HARTFORD, CT – The proposal to allow small businesses to join a state-run health insurance plan may have flatlined last year, but Democratic lawmakers and state Comptroller Kevin Lembo aren’t giving up on the idea.
The revamped proposal would allow small businesses, nonprofits, and labor unions to join the state-run Connecticut Partnership plan, which already includes municipalities and boards of education as members.
The plans, according to the legislation, would be sold and underwritten through state Comptroller Kevin Lembo’s office.
A similar proposal was defeated last year by the insurance industry, which will again oppose the measure.
“How much longer can we explain to the rest of Connecticut that we are okay with enjoying our highest-quality health care, but unwilling to even allow them to buy into that same coverage – or ensure quality affordable choices?” Lembo said.
He said it’s time small businesses, which are often described as the economic engine of the state, are given the same opportunities public officials have to buy high-quality, affordable health care.
The legislation also seeks to open up the Husky dental program and would expand the options available to individuals on the exchange.
“The state would be underwriting and making actuarial assumptions and pooling risk,” Sen. Matt Lesser, D-Middletown, said Wednesday.
Lesser and Lembo said the pricing for the plans would be competitive because there’s no profit motive or high-paid executives to compensate.
But opponents say if the plan is not priced appropriately then Connecticut’s taxpayers will be on the hook if the claims outpace the premiums.
JP Wieske, executive director of the Health Benefits Institute, said there is always the risk of high claims.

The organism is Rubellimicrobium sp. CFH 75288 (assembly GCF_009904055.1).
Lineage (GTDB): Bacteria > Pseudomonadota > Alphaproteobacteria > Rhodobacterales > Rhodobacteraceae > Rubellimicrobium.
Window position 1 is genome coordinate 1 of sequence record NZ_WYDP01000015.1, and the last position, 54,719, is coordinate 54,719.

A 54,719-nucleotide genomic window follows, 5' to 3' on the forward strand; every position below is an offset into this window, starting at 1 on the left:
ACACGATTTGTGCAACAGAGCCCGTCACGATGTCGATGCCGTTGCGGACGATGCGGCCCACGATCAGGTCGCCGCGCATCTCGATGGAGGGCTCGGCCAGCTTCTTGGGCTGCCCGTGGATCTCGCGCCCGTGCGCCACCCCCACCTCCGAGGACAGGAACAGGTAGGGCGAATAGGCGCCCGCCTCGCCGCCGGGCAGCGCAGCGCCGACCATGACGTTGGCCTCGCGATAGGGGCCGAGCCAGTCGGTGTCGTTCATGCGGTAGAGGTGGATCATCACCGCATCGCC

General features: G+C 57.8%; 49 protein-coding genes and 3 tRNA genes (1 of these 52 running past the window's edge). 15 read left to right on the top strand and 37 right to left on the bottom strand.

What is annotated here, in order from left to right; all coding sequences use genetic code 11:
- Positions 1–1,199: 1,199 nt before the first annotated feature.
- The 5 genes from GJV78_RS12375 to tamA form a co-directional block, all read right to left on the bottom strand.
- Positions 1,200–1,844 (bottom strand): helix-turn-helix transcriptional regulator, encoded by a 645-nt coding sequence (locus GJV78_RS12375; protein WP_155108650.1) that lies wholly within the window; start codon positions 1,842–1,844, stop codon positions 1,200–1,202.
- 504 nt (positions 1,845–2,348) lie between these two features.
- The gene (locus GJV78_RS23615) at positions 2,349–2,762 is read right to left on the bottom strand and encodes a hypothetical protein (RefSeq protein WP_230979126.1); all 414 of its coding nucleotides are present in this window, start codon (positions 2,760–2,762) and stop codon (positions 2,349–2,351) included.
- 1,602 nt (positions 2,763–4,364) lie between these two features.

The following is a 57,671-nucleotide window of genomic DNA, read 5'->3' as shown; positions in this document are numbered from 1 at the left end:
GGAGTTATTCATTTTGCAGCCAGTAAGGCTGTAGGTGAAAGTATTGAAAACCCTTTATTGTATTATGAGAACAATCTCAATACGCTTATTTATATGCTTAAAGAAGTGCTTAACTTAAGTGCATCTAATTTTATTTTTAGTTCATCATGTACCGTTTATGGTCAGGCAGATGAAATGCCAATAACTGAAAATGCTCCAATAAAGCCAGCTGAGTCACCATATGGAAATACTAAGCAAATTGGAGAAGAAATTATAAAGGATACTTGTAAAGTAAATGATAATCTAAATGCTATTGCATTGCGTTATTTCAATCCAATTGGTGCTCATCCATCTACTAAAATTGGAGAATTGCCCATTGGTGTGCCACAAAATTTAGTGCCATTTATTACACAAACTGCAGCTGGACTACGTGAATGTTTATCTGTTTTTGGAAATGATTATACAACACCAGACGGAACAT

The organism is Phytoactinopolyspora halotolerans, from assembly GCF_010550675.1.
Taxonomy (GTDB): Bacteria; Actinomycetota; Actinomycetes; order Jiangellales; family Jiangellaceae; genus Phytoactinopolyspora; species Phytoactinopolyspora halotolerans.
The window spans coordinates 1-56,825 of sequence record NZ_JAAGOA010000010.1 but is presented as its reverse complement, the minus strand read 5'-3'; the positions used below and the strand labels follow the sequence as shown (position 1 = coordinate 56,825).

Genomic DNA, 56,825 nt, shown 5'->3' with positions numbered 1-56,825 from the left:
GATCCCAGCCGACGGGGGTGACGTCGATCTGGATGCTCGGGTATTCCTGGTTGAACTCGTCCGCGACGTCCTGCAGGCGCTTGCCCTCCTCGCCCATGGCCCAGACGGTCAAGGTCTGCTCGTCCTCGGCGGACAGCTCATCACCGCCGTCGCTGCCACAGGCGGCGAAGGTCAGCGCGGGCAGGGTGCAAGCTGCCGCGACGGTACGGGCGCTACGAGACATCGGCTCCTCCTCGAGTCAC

“If rates aren’t set by a qualified actuary then the state will be left holding the bag,” Wieske said Wednesday.
Wieske also pointed out that the plans won’t have to be sold on the exchange or through insurance brokers.
Sen. Kevin Kelly, R-Stratford, said he doesn’t believe there’s any real oversight over a government-run program. He said that unlike plans offered by private insurance companies, these plans won’t be regulated by the Insurance Department.
Lembo pointed out that the same could be said for large employers who self-insure and pay their own claims, which is the bulk of the plans in Connecticut.
Only about one-third of insurance plans sold in Connecticut are regulated by the Insurance Department.
Lembo said the Connecticut Plan would have more oversight, transparency, and regulation than for-profit insurance companies.
He said it’s about time that small businesses start asking their lawmakers why lawmakers don’t want them to have access to the same plan they have.
Kelly said legislation to import lower-cost drugs from Canada, benchmark the cost of procedures in the state, and a federal reinsurance program will do more to lower costs to consumers.
He said creating another option won’t drive down the underlying costs of healthcare in the state.
Lembo maintains that creating a state-run public option will “completely change the balance sheet of these businesses,” and won’t impact the insurance industry in the state.
The public option language was stripped from last year’s bill after Lembo walked into a Hartford Courant editorial board meeting on May 29, 2019, and told the newspaper that the deal for a state-run health insurance pool unraveled after Cigna’s CEO, David Cordani, threatened to move his company out of Connecticut if the legislation was approved.
A spokesman for Cigna denied any such threat, but by then awmakers were afraid to move forward with a proposal that would impact one of the state’s most prominent industries.
Susan Halpin, executive director of the Connecticut Association of Health Plans, reiterated the sentiment Wednesday.
“Our position is the same. We don’t believe state government should be competing with one of its major economic sectors and we don’t believe the plan as outlined would be sustainable,” Halpin said.
A spokesman for Gov. Ned Lamont said the governor is still reviewing the bill. However, Lamont said in a podcast recently that he wouldn’t support a public option.
Lembo said he’s confident that with the right information that the governor will find a way to be in favor of the legislation.
Last year, Lamont joined lawmakers for a press conference announcing the public option. But he won’t be attending Thursday’s press conference.
The public hearing on the legislation will begin at 11 a.m. in Room 2D of the Legislative Office Building.